In the first 150 years of European printed book production (c. 1450-1600), the new medium of print evolved from its indebtedness to manuscript culture into a full-grown means of communication and articulation. How were reading experiences shaped both by producers and users of vernacular books? Who read in the vernacular, why, and how? These are the central questions of the international and interdisciplinary conference ‘Vernacular Books and Reading Experiences in the Early Age of Print’, which will take place from 25 to 27 August 2021 at Leiden University Library and online.
The participants approach reading as an embodied, material practice that is affected both by texts and their presentation, with a particular interest in the interplay between language, form and content, and between intended and actual readers. With contributions ranging from papers on Dutch, French, German to Hungarian and from prayer texts to romances, chronicles and medical handbooks, the conference covers a variety of languages, regions and genres. Thus, it aims to contribute to the next step towards a comparative study of printing strategies and users’ practices in the first 150 years of printing vernacular books in Europe.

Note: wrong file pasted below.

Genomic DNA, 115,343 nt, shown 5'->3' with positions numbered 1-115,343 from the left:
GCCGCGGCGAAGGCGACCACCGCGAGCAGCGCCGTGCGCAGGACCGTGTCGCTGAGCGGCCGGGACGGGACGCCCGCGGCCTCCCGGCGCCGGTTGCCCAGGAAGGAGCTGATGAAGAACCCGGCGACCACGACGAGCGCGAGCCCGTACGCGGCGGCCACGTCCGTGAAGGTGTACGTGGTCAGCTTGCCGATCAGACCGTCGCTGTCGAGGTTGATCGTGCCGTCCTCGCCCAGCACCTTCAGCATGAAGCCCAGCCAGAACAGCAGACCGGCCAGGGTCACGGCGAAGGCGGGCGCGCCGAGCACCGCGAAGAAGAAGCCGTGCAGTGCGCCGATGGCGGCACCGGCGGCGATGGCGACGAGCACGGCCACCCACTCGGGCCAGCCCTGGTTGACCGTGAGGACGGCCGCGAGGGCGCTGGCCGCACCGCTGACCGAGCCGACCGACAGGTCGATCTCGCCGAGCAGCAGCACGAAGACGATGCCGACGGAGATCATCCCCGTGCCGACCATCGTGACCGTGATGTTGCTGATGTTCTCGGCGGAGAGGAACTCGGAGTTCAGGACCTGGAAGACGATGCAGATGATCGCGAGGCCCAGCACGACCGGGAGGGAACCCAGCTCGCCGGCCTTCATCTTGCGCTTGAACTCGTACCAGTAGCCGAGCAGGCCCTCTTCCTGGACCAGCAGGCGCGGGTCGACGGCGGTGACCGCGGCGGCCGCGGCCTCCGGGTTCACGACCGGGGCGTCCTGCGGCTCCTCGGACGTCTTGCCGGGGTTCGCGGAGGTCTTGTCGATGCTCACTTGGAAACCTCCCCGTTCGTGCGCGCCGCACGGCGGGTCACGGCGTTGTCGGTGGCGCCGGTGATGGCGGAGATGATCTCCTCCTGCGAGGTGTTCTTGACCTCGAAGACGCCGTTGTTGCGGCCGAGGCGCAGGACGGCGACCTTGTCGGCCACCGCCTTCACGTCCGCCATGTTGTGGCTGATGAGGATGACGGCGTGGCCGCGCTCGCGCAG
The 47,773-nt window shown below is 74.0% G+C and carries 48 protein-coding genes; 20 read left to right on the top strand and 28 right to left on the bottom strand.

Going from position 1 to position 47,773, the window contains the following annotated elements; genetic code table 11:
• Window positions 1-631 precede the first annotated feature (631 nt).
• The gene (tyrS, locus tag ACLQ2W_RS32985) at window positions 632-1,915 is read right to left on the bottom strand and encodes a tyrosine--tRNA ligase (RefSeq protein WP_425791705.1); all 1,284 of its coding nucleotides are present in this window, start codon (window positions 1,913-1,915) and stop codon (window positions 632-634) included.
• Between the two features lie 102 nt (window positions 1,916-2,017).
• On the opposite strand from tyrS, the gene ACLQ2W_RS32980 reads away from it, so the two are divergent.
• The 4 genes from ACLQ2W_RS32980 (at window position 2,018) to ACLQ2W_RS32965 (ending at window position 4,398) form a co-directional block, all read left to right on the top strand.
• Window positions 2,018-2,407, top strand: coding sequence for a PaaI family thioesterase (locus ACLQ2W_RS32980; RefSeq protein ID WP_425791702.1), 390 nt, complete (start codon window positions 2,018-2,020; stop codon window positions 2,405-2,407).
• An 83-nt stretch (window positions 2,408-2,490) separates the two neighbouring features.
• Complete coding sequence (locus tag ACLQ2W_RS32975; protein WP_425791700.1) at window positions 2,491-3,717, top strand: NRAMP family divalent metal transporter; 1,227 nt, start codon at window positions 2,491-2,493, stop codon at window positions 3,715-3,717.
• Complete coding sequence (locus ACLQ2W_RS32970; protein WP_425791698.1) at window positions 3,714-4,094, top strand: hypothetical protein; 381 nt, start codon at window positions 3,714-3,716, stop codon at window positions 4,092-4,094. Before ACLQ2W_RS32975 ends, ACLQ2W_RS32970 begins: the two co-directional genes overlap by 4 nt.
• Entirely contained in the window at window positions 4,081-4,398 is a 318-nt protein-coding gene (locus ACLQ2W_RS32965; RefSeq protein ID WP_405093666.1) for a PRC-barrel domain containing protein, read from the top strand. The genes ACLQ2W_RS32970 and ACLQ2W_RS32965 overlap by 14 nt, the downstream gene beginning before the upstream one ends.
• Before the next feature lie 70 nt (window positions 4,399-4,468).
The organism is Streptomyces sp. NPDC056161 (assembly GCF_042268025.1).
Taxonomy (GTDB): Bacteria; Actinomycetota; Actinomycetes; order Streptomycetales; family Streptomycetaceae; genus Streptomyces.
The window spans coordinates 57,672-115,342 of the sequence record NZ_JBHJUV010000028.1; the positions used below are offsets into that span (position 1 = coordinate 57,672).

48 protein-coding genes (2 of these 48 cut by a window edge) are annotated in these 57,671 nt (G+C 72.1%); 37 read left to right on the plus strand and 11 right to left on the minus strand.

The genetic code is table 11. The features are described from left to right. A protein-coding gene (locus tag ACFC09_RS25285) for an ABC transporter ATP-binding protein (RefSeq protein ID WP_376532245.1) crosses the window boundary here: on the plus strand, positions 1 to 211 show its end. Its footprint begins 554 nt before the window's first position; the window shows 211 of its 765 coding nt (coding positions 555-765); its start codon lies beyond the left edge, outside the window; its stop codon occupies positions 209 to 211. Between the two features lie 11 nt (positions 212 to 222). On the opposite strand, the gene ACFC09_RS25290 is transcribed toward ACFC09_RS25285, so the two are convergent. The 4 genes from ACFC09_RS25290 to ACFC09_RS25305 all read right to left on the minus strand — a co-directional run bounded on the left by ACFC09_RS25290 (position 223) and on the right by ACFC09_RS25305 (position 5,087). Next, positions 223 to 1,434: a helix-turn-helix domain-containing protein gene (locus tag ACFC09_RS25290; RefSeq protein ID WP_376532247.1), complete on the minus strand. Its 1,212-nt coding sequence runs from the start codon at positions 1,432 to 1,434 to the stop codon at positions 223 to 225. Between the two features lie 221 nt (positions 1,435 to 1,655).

All those interested are welcome to attend online. Attendance is free but registration is required.
Full programme and registration here.
Convenors: Dr Anna Dlabačová (Leiden University), Andrea van Leerdam MA (Utrecht University)
Image: The ludo scachorum (detail), Dutch, Gouda: Gerard Leeu, 1479. The University of Manchester Library, Incunable 17262